The numerous Maple tress and Blue Spruce in our yard provide ample and ideal nesting sites for various varieties of birds.
Most noticeable are the Robins. This is because they throw a fit if you get anywhere close to their nest. Sometimes they fly full speed, straight at your head, veering off at the last moment. I’m not sure how close they actually come to making contact, but it seems like it is within inches. Once, a particularly aggressive one was so persistent and unrelenting in his attacks, that I had to forgo any hopes of yard work near his nest.
We also have Mourning Doves in our area. I have no idea how many next in our yard, because their behavior is the opposite of Robins. When potential danger approaches, the Mourning Doves in the nest seemingly freezes, doing nothing to alert a predator to their presence. A few weeks ago, while doing some minor tree trimming, I reached for a small branch to lop off and noticed a Mourning Dove, quietly perched in her nest, about two feet away. She was staring directly at me, but did not move. She looked like a statue and I had to watch for several seconds before I was convinced she was actually alive.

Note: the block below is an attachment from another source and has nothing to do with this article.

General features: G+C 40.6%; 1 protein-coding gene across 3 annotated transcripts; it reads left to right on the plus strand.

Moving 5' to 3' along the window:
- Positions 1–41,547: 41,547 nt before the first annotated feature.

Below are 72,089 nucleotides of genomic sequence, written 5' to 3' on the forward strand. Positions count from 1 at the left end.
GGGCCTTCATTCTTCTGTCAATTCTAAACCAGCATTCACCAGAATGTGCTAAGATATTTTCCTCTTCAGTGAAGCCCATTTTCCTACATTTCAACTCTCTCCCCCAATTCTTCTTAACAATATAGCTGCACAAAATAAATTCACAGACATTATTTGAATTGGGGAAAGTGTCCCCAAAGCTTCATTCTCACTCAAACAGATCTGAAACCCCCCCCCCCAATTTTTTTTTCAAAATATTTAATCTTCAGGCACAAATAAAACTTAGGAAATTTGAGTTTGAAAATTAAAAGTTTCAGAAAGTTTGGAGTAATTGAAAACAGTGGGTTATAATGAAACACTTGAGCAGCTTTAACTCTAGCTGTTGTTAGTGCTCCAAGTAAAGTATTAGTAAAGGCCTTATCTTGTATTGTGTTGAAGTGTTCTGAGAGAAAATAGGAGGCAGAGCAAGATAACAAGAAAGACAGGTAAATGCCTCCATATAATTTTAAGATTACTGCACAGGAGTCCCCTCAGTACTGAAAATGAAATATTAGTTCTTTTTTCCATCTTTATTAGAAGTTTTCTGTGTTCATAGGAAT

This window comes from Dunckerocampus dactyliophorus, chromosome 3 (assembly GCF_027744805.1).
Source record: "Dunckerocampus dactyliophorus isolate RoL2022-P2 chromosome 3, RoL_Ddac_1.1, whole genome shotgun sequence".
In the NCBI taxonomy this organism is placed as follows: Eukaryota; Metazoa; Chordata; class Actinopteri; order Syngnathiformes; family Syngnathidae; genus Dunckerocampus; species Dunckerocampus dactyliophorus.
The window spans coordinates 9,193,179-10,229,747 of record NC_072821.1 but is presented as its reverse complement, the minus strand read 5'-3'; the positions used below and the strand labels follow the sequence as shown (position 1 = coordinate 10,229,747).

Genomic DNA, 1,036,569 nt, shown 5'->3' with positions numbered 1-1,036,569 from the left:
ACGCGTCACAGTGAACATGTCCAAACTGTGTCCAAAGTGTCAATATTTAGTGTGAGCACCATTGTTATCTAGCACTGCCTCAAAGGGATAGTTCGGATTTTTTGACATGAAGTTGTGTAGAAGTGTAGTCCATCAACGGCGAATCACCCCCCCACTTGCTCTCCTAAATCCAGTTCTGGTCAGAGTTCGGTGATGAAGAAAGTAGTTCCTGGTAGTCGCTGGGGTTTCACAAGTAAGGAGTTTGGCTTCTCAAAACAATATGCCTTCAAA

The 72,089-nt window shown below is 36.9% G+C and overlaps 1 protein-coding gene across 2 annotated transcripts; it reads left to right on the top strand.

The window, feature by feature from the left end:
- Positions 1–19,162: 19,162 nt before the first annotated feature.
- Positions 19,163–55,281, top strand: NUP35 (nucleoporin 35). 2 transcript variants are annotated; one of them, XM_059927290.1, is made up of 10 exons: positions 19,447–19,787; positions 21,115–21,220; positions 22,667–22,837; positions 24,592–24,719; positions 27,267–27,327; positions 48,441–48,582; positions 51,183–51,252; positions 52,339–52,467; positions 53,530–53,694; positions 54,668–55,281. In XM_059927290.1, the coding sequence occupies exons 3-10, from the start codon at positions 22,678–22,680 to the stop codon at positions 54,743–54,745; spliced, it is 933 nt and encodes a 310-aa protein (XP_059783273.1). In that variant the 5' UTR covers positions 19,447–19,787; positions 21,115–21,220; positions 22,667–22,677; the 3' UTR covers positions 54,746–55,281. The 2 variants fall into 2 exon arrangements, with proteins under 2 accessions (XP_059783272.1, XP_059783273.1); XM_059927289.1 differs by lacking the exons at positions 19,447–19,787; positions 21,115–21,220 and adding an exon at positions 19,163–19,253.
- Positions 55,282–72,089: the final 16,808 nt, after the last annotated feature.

I’ll trim that tree later.
I’ve checked on her from time to time. She’s always in the same pose, though no matter from which direction I approach, she is always facing me.
I don’t know how long it takes Mourning Dove’s to hatch, but she’s been waiting a long time. I hope the outcome is positive.
(By the way, to get a good shot, I had to use the flash—she didn’t even flinch.)
Do you like this post? Want to read more? Check out Peter’s book, Woodpecker Wars: Discovering the Spirituality of Every Day Life, available wherever books are sold.
Peter DeHaan writes about biblical spirituality, often with a postmodern slant. He seeks a fresh approach to faith and following God through the lens of scripture, without the baggage of made-up traditions and meaningless practices. Read more in his books, blog, and weekly email updates.